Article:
GREENVILLE, S.C. (WSPA) – One in 8 women in America will be diagnosed with breast cancer in their lifetime, according to the Centers for Disease Control and Prevention.
October is always a significant month for Your Carolina Co-host Megan Heidlberg, whose mother, BJ Nash, was diagnosed with breast cancer 6 years ago after having a routine mammogram.
“October will always be when my middle child was born. It was when mom had her surgery. It’s appropriate that it’s Breast Cancer Awareness Month and she was one of the lucky ones,” Heidlberg said. “They caught it early, she had surgery, she’s going on 6 years and shes rocking and rolling.”
With that family history in mind, Megan decided it was time for her first mammogram as she approached the age of 40.
“Sometimes ignorance is bliss, and I think that’s why some people put things off because maybe they’re scared to hear some kind of news,” she said. “Whatever happens is going to happen, and I’d rather be prepared and know sooner rather than later.”
At the Pearlie Harris Center for Breast Health, radiologist Dr. Matthew Chaney says many procrastinate out of fear of diagnosis, radiation or that the procedure will be painful.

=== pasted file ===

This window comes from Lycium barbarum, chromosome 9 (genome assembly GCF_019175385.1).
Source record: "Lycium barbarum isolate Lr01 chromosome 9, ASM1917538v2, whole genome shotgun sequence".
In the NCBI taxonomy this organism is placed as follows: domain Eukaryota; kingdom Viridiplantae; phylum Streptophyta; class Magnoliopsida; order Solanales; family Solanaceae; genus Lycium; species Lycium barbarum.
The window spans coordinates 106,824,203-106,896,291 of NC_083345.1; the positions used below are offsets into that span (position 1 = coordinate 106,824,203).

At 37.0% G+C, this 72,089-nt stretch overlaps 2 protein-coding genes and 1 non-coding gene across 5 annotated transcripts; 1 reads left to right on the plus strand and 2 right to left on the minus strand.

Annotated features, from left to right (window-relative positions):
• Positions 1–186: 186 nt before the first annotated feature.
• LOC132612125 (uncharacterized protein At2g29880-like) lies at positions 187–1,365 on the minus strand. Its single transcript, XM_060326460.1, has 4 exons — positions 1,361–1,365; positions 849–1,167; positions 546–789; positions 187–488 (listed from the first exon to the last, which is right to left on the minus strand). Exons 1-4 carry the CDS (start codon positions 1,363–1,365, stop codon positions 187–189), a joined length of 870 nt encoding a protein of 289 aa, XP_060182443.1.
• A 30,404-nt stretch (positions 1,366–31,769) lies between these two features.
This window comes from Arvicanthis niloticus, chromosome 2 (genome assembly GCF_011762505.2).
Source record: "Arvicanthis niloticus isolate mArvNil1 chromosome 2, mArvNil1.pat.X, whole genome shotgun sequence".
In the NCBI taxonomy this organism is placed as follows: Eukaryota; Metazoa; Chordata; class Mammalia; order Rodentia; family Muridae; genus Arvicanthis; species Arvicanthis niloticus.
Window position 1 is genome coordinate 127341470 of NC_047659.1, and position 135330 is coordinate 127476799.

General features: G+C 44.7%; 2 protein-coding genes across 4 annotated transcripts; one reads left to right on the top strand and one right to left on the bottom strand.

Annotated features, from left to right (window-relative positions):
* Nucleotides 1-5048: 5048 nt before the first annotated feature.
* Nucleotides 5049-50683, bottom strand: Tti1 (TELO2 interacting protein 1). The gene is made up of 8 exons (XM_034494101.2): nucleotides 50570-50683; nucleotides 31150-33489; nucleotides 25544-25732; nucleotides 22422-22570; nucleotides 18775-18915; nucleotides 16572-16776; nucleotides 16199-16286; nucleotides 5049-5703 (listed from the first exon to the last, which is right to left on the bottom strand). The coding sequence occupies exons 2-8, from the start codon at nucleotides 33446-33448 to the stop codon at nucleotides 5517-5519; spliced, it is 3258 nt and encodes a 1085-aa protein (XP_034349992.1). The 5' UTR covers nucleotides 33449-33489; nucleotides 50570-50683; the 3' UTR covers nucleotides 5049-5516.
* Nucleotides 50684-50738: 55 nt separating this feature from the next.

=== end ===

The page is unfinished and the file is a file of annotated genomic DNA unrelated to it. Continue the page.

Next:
“The medical risks of radiation from a mammogram are essentially zero,” he said. “The vast majority of the time, when I see the patients after their mammogram, they say, ‘That was so much easier, that was nothing. I was worried for nothing,'” he said.
Mammogram procedures involve first answering a short set of questions about your personal medical history and your family members, he explained. Then, technologists take a set of 4 or more images which each take about 10 seconds. Dr. Chaney said the entire process usually takes less than half an hour.
Heidlberg said, “It was much easier than I thought it would be, and they really make you feel like you are the only one who has ever gone through this and that you are really special.”
Heidlberg discussed the process in greater detail on Your Carolina with Pearlie Harris Center for Breast Health’s Lead Mammographer Jessica Mitchum.
Dr. Chaney said about one third of the patients who go in for their first mammogram are called back for a second appointment for additional scanning, but said not to panic if that happens to you.
“The vast majority of patients that come back for additional views end up being normal and you go home with a good report,” he said. “Only one out of 10 of those will end up needing a needle biopsy and only a small portion of those who have biopsies, which would be like less than one third, end up having cancer.”
If your family has a history of breast cancer, Dr. Chaney recommends checking in with your primary care doctor at age 30 to decide when you should have your first mammogram. Dr. Chaney recommends that all women have an annual mammogram starting at age 40.